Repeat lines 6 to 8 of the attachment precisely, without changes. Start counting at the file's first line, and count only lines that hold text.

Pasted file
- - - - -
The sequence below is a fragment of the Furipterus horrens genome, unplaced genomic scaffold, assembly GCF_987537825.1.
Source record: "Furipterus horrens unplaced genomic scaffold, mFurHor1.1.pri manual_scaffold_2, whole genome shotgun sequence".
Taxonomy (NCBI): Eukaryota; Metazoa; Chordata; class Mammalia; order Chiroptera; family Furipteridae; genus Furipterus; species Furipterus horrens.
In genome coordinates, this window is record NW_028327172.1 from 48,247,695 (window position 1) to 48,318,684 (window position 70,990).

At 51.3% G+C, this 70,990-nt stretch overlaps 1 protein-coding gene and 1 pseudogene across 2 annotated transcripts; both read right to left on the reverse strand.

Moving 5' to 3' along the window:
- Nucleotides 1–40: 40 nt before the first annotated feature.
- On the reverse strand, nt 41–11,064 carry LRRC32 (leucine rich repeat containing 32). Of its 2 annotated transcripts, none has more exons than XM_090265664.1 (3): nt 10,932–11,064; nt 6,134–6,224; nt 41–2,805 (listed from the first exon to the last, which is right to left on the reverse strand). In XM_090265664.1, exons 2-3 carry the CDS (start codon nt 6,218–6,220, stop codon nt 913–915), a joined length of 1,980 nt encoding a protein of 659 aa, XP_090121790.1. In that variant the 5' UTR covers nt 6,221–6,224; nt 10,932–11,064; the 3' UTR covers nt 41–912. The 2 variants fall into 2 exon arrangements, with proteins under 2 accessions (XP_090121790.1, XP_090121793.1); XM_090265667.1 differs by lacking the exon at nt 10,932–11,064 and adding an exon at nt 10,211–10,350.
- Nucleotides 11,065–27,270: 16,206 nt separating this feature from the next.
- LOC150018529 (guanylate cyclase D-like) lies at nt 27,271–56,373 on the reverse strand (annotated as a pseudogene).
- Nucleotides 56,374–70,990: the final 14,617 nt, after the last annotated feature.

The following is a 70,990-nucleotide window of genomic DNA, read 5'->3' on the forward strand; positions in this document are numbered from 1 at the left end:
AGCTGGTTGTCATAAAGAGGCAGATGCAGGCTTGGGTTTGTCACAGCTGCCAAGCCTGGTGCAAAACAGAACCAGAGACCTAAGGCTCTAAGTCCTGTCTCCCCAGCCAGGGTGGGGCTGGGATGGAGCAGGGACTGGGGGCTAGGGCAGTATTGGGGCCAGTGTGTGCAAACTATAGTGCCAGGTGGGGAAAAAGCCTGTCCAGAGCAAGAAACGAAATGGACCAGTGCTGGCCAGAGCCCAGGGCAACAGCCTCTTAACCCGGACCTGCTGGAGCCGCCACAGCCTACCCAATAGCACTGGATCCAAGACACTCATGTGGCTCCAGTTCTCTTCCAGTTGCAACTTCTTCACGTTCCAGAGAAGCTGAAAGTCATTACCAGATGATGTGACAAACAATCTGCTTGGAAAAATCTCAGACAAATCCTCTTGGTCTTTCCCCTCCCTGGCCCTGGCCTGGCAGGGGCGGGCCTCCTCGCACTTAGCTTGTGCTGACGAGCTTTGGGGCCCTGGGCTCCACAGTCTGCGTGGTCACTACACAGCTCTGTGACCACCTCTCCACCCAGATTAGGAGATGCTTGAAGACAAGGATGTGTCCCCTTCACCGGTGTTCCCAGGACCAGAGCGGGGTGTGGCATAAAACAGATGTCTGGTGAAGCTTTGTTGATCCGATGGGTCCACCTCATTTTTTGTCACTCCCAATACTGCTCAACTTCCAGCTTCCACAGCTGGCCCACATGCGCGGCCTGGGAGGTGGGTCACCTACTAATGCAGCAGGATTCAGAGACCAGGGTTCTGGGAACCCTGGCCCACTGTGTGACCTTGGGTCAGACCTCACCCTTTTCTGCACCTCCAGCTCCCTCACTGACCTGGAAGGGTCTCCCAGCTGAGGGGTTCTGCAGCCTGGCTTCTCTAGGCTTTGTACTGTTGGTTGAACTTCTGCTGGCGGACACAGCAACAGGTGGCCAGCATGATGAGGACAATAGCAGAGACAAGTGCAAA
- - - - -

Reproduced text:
Moving 5' to 3' along the window:
- Nucleotides 1–40: 40 nt before the first annotated feature.
- On the reverse strand, nt 41–11,064 carry LRRC32 (leucine rich repeat containing 32). Of its 2 annotated transcripts, none has more exons than XM_090265664.1 (3): nt 10,932–11,064; nt 6,134–6,224; nt 41–2,805 (listed from the first exon to the last, which is right to left on the reverse strand). In XM_090265664.1, exons 2-3 carry the CDS (start codon nt 6,218–6,220, stop codon nt 913–915), a joined length of 1,980 nt encoding a protein of 659 aa, XP_090121790.1. In that variant the 5' UTR covers nt 6,221–6,224; nt 10,932–11,064; the 3' UTR covers nt 41–912. The 2 variants fall into 2 exon arrangements, with proteins under 2 accessions (XP_090121790.1, XP_090121793.1); XM_090265667.1 differs by lacking the exon at nt 10,932–11,064 and adding an exon at nt 10,211–10,350.